The inbound tracking capability from Celarix will go a long way toward bridging that abyss. So will a new multi-year contract with Transplace, Inc. for logistics management services, including load optimization. Based in Plano, Tex. Transplace was cobbled together from the logistics units of six of the nation's largest publicly held truckload carriers: J.B. Hunt Transport Services, Inc.; M.S. Carriers, Inc.; Swift Transportation Co., Inc.; U.S. Xpress Enterprises, Inc.; Covenant Transport, Inc., and Werner Enterprises, Inc.

On TruServ's behalf, Transplace expects to handle some $80m of freight each year, with an emphasis on cost-efficient truckloads. Today, says Linder, a dozen trucks might arrive at the warehouse, each carrying a skid of product. According to Jun-Sheng Li, Transplace president and chief executive officer, the deal will improve TruServ's transportation efficiency, reduce inventory costs and provide better inventory visibility to the client.

TruServ has no plans to scrap its private truck fleet, which it views as a valuable tool for customer service. On the contrary, says Linder, it plans to get more use out of the equipment, through reliance on backhauls and multi-vendor pick-ups.

TruServ eventually will address each step in the sale of product, including manufacturing, sourcing by vendors, and the consumer experience. "Our overall goal is to control the supply chain," says Linder. But a world-class operation is still a year and a half to two years away, in his estimation. In the meantime, TruServ will strive to retain co-op members through steadily improving service - as it fights to retain its position as the only hardware cooperative on the Fortune 500.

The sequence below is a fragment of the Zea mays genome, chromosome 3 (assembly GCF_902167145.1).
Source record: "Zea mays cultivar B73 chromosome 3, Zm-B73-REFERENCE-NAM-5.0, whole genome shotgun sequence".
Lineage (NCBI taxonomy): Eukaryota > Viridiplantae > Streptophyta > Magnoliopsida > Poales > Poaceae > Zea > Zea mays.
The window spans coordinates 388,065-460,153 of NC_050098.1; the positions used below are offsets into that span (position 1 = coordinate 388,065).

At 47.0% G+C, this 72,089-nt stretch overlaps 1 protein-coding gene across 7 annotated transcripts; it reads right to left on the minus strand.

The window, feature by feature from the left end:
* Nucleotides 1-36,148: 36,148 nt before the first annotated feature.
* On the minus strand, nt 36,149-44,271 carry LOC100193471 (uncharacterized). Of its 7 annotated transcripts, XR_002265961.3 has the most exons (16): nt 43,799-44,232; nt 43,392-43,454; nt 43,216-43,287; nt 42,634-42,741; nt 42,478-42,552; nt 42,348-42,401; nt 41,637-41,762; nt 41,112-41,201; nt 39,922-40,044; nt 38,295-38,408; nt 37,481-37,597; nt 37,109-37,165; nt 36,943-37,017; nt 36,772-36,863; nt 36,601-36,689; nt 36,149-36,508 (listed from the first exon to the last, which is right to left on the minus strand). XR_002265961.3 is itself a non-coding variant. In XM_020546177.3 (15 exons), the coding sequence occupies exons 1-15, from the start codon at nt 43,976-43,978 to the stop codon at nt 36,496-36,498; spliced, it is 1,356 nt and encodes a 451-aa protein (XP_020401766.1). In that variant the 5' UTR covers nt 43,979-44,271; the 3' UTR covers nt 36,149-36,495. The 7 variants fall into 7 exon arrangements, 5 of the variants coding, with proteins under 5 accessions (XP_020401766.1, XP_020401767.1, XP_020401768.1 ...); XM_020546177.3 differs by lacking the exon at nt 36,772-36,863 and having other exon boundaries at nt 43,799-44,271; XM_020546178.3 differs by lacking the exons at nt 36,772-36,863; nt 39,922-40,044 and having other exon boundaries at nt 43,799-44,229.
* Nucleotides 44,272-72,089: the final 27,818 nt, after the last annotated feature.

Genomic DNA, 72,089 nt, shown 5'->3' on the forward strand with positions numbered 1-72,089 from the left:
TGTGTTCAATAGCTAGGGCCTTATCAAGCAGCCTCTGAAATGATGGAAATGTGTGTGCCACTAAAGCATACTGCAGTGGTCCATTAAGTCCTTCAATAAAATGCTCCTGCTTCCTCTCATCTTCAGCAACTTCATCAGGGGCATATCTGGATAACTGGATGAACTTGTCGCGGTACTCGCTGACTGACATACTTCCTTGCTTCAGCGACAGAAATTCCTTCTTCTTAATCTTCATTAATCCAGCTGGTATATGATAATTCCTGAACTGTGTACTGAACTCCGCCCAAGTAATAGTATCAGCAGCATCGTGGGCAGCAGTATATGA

The 1997 merger of True Value hardware stores with two of its competitors was a bold move to challenge the dominance of nationwide chains such as Home Depot and Lowe's. It was also the beginning of a long corporate nightmare.

Now, the company is relying on supply-chain excellence and customer service in order to fix what Gregory A. Linder, director of supply chain, candidly refers to as a "mess."

Based in Chicago, the entity known today as TruServ Corp. is the nation's largest hardware cooperative. It boasts more than $4bn in wholesale sales, supporting retail sales of $12bn. Owning no stores of its own, TruServ consists of nearly 7,500 independent retailers with the freedom to buy from any supplier. And while most of them fly the True Value banner, TruServ also does business under the identities of Grand Rental Station, Taylor Rental, Party Central, Home & Garden Showplace and Induserve Supply.

All well and good, except that the company had more than 10,500 co-op members when it combined the assets of Cotter & Co. (wholesaler to True Value retailers), Coast to Coast and ServiStar to create TruServ in 1997. Since then, it has seen a steady attrition of members, lured away by rival Ace Hardware Corp. and others, who grew frustrated over a malfunctioning supply chain. At the same time, the company suffered some major accounting gaffes, as it tried to reconcile physical inventory with what was on the books. Last year's net income of $34m translated into a $23m loss, minus one-time gains from the sale of its lumber and building materials business. That followed a loss of $131m in the prior year.